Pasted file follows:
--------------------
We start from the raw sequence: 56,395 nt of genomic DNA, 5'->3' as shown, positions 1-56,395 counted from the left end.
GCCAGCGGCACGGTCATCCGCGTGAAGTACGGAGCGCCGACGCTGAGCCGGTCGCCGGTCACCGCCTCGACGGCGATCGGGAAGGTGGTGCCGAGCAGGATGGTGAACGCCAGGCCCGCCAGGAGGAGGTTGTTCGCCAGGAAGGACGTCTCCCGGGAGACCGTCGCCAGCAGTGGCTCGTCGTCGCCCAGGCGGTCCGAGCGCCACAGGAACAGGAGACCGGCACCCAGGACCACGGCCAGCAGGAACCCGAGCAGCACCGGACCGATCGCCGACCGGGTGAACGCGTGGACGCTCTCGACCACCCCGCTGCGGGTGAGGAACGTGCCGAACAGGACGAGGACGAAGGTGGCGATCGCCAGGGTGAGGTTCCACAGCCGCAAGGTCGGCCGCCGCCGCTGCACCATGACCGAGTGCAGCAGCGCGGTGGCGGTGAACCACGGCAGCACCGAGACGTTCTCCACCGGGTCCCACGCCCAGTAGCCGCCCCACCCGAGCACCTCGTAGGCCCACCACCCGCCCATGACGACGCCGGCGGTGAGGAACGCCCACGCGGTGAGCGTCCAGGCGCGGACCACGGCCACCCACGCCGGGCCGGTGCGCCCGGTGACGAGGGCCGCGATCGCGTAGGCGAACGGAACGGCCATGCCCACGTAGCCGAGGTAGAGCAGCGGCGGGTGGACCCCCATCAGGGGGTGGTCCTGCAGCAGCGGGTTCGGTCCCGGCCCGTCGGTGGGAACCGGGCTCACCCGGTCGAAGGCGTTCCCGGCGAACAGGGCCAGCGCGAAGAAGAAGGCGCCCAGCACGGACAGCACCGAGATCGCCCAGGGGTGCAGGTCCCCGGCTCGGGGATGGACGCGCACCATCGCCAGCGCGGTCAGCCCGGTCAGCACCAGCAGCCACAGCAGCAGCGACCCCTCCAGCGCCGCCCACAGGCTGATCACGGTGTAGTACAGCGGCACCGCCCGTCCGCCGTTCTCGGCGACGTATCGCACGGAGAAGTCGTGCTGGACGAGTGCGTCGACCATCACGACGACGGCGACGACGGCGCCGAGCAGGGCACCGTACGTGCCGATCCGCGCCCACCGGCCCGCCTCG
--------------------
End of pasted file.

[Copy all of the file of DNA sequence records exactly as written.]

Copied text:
We start from the raw sequence: 56,395 nt of genomic DNA, 5'->3' as shown, positions 1-56,395 counted from the left end.
GCCAGCGGCACGGTCATCCGCGTGAAGTACGGAGCGCCGACGCTGAGCCGGTCGCCGGTCACCGCCTCGACGGCGATCGGGAAGGTGGTGCCGAGCAGGATGGTGAACGCCAGGCCCGCCAGGAGGAGGTTGTTCGCCAGGAAGGACGTCTCCCGGGAGACCGTCGCCAGCAGTGGCTCGTCGTCGCCCAGGCGGTCCGAGCGCCACAGGAACAGGAGACCGGCACCCAGGACCACGGCCAGCAGGAACCCGAGCAGCACCGGACCGATCGCCGACCGGGTGAACGCGTGGACGCTCTCGACCACCCCGCTGCGGGTGAGGAACGTGCCGAACAGGACGAGGACGAAGGTGGCGATCGCCAGGGTGAGGTTCCACAGCCGCAAGGTCGGCCGCCGCCGCTGCACCATGACCGAGTGCAGCAGCGCGGTGGCGGTGAACCACGGCAGCACCGAGACGTTCTCCACCGGGTCCCACGCCCAGTAGCCGCCCCACCCGAGCACCTCGTAGGCCCACCACCCGCCCATGACGACGCCGGCGGTGAGGAACGCCCACGCGGTGAGCGTCCAGGCGCGGACCACGGCCACCCACGCCGGGCCGGTGCGCCCGGTGACGAGGGCCGCGATCGCGTAGGCGAACGGAACGGCCATGCCCACGTAGCCGAGGTAGAGCAGCGGCGGGTGGACCCCCATCAGGGGGTGGTCCTGCAGCAGCGGGTTCGGTCCCGGCCCGTCGGTGGGAACCGGGCTCACCCGGTCGAAGGCGTTCCCGGCGAACAGGGCCAGCGCGAAGAAGAAGGCGCCCAGCACGGACAGCACCGAGATCGCCCAGGGGTGCAGGTCCCCGGCTCGGGGATGGACGCGCACCATCGCCAGCGCGGTCAGCCCGGTCAGCACCAGCAGCCACAGCAGCAGCGACCCCTCCAGCGCCGCCCACAGGCTGATCACGGTGTAGTACAGCGGCACCGCCCGTCCGCCGTTCTCGGCGACGTATCGCACGGAGAAGTCGTGCTGGACGAGTGCGTCGACCATCACGACGACGGCGACGACGGCGCCGAGCAGGGCACCGTACGTGCCGATCCGCGCCCACCGGCCCGCCTCG